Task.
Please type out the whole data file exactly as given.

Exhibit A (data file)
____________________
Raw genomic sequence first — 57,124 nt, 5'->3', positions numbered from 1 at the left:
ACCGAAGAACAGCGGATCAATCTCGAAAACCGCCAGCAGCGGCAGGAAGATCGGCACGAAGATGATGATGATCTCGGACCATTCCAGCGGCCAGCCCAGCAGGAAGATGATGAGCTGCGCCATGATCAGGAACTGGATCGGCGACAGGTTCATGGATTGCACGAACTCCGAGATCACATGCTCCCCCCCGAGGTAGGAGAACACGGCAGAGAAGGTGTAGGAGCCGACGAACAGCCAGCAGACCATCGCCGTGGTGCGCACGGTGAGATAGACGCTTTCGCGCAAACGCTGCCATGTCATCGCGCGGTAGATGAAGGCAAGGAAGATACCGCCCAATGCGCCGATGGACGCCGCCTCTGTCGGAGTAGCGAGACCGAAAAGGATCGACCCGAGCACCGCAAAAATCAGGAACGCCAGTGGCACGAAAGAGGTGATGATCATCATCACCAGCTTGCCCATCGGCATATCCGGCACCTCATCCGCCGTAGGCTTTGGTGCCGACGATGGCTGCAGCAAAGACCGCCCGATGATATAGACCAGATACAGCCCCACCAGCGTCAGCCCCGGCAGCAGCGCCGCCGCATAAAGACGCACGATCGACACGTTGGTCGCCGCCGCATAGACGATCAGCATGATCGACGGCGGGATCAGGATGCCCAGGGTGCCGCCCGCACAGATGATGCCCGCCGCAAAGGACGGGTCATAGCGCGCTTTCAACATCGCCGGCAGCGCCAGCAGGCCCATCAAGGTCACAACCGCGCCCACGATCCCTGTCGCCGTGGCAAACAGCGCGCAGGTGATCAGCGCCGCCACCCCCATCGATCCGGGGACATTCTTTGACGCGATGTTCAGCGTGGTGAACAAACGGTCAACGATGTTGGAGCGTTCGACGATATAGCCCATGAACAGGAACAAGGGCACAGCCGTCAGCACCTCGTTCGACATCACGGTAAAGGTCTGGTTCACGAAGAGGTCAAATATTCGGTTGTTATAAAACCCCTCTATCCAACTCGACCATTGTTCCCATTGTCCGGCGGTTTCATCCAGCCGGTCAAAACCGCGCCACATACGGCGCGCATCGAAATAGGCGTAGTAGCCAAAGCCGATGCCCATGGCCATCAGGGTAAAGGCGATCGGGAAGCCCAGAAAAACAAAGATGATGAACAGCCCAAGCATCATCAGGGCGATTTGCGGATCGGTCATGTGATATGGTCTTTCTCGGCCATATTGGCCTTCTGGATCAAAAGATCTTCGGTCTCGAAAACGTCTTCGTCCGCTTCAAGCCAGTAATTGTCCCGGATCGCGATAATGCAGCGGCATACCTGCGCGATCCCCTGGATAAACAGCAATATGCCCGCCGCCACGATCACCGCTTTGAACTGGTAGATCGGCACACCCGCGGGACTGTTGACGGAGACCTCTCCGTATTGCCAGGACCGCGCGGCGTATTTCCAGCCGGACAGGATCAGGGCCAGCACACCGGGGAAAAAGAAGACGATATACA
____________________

Raw genomic sequence first — 57,124 nt, 5'->3', positions numbered from 1 at the left:
ACCGAAGAACAGCGGATCAATCTCGAAAACCGCCAGCAGCGGCAGGAAGATCGGCACGAAGATGATGATGATCTCGGACCATTCCAGCGGCCAGCCCAGCAGGAAGATGATGAGCTGCGCCATGATCAGGAACTGGATCGGCGACAGGTTCATGGATTGCACGAACTCCGAGATCACATGCTCCCCCCCGAGGTAGGAGAACACGGCAGAGAAGGTGTAGGAGCCGACGAACAGCCAGCAGACCATCGCCGTGGTGCGCACGGTGAGATAGACGCTTTCGCGCAAACGCTGCCATGTCATCGCGCGGTAGATGAAGGCAAGGAAGATACCGCCCAATGCGCCGATGGACGCCGCCTCTGTCGGAGTAGCGAGACCGAAAAGGATCGACCCGAGCACCGCAAAAATCAGGAACGCCAGTGGCACGAAAGAGGTGATGATCATCATCACCAGCTTGCCCATCGGCATATCCGGCACCTCATCCGCCGTAGGCTTTGGTGCCGACGATGGCTGCAGCAAAGACCGCCCGATGATATAGACCAGATACAGCCCCACCAGCGTCAGCCCCGGCAGCAGCGCCGCCGCATAAAGACGCACGATCGACACGTTGGTCGCCGCCGCATAGACGATCAGCATGATCGACGGCGGGATCAGGATGCCCAGGGTGCCGCCCGCACAGATGATGCCCGCCGCAAAGGACGGGTCATAGCGCGCTTTCAACATCGCCGGCAGCGCCAGCAGGCCCATCAAGGTCACAACCGCGCCCACGATCCCTGTCGCCGTGGCAAACAGCGCGCAGGTGATCAGCGCCGCCACCCCCATCGATCCGGGGACATTCTTTGACGCGATGTTCAGCGTGGTGAACAAACGGTCAACGATGTTGGAGCGTTCGACGATATAGCCCATGAACAGGAACAAGGGCACAGCCGTCAGCACCTCGTTCGACATCACGGTAAAGGTCTGGTTCACGAAGAGGTCAAATATTCGGTTGTTATAAAACCCCTCTATCCAACTCGACCATTGTTCCCATTGTCCGGCGGTTTCATCCAGCCGGTCAAAACCGCGCCACATACGGCGCGCATCGAAATAGGCGTAGTAGCCAAAGCCGATGCCCATGGCCATCAGGGTAAAGGCGATCGGGAAGCCCAGAAAAACAAAGATGATGAACAGCCCAAGCATCATCAGGGCGATTTGCGGATCGGTCATGTGATATGGTCTTTCTCGGCCATATTGGCCTTCTGGATCAAAAGATCTTCGGTCTCGAAAACGTCTTCGTCCGCTTCAAGCCAGTAATTGTCCCGGATCGCGATAATGCAGCGGCATACCTGCGCGATCCCCTGGATAAACAGCAATATGCCCGCCGCCACGATCACCGCTTTGAACTGGTAGATCGGCACACCCGCGGGACTGTTGACGGAGACCTCTCCGTATTGCCAGGACCGCGCGGCGTATTTCCAGCCGGACAGGATCAGGGCCAGCACACCGGGGAAAAAGAAGACGATATACA